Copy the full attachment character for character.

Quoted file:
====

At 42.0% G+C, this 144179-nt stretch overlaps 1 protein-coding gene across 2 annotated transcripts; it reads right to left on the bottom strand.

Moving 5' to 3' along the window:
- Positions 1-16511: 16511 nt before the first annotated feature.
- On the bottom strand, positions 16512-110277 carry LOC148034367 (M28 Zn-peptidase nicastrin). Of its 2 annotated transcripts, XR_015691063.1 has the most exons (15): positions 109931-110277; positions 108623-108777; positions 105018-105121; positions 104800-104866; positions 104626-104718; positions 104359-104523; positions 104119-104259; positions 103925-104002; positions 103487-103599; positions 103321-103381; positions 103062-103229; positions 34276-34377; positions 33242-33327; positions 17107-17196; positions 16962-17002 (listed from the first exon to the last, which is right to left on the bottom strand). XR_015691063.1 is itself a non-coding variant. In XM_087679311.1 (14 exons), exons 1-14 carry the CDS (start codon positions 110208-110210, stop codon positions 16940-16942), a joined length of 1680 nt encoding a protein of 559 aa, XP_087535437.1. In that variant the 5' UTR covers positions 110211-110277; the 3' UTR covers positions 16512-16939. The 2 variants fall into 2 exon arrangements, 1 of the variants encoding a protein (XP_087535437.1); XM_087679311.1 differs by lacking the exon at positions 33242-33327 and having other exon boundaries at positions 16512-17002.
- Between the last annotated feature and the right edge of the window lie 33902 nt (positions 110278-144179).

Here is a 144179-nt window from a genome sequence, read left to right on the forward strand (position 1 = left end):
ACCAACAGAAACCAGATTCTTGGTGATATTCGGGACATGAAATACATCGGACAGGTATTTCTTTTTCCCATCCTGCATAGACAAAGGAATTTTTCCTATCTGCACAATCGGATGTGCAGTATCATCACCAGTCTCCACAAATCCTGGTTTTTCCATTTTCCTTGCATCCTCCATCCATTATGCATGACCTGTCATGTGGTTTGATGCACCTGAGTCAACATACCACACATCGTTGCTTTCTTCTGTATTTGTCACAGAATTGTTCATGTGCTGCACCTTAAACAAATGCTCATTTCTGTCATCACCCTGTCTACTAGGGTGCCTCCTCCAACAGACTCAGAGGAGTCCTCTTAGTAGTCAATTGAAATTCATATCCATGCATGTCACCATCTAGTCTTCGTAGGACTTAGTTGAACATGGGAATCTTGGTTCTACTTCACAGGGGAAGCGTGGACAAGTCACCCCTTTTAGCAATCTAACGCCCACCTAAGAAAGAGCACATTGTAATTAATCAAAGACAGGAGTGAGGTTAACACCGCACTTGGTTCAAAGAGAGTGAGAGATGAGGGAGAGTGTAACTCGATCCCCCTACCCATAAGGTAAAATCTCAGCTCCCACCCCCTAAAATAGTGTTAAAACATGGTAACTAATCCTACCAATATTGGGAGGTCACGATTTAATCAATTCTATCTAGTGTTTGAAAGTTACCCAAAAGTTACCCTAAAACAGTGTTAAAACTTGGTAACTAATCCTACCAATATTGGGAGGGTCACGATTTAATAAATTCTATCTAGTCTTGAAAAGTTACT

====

At 42.0% G+C, this 144179-nt stretch overlaps 1 protein-coding gene across 2 annotated transcripts; it reads right to left on the bottom strand.

Moving 5' to 3' along the window:
- Positions 1-16511: 16511 nt before the first annotated feature.
- On the bottom strand, positions 16512-110277 carry LOC148034367 (M28 Zn-peptidase nicastrin). Of its 2 annotated transcripts, XR_015691063.1 has the most exons (15): positions 109931-110277; positions 108623-108777; positions 105018-105121; positions 104800-104866; positions 104626-104718; positions 104359-104523; positions 104119-104259; positions 103925-104002; positions 103487-103599; positions 103321-103381; positions 103062-103229; positions 34276-34377; positions 33242-33327; positions 17107-17196; positions 16962-17002 (listed from the first exon to the last, which is right to left on the bottom strand). XR_015691063.1 is itself a non-coding variant. In XM_087679311.1 (14 exons), exons 1-14 carry the CDS (start codon positions 110208-110210, stop codon positions 16940-16942), a joined length of 1680 nt encoding a protein of 559 aa, XP_087535437.1. In that variant the 5' UTR covers positions 110211-110277; the 3' UTR covers positions 16512-16939. The 2 variants fall into 2 exon arrangements, 1 of the variants encoding a protein (XP_087535437.1); XM_087679311.1 differs by lacking the exon at positions 33242-33327 and having other exon boundaries at positions 16512-17002.
- Between the last annotated feature and the right edge of the window lie 33902 nt (positions 110278-144179).

Here is a 144179-nt window from a genome sequence, read left to right on the forward strand (position 1 = left end):
ACCAACAGAAACCAGATTCTTGGTGATATTCGGGACATGAAATACATCGGACAGGTATTTCTTTTTCCCATCCTGCATAGACAAAGGAATTTTTCCTATCTGCACAATCGGATGTGCAGTATCATCACCAGTCTCCACAAATCCTGGTTTTTCCATTTTCCTTGCATCCTCCATCCATTATGCATGACCTGTCATGTGGTTTGATGCACCTGAGTCAACATACCACACATCGTTGCTTTCTTCTGTATTTGTCACAGAATTGTTCATGTGCTGCACCTTAAACAAATGCTCATTTCTGTCATCACCCTGTCTACTAGGGTGCCTCCTCCAACAGACTCAGAGGAGTCCTCTTAGTAGTCAATTGAAATTCATATCCATGCATGTCACCATCTAGTCTTCGTAGGACTTAGTTGAACATGGGAATCTTGGTTCTACTTCACAGGGGAAGCGTGGACAAGTCACCCCTTTTAGCAATCTAACGCCCACCTAAGAAAGAGCACATTGTAATTAATCAAAGACAGGAGTGAGGTTAACACCGCACTTGGTTCAAAGAGAGTGAGAGATGAGGGAGAGTGTAACTCGATCCCCCTACCCATAAGGTAAAATCTCAGCTCCCACCCCCTAAAATAGTGTTAAAACATGGTAACTAATCCTACCAATATTGGGAGGTCACGATTTAATCAATTCTATCTAGTGTTTGAAAGTTACCCAAAAGTTACCCTAAAACAGTGTTAAAACTTGGTAACTAATCCTACCAATATTGGGAGGGTCACGATTTAATAAATTCTATCTAGTCTTGAAAAGTTACT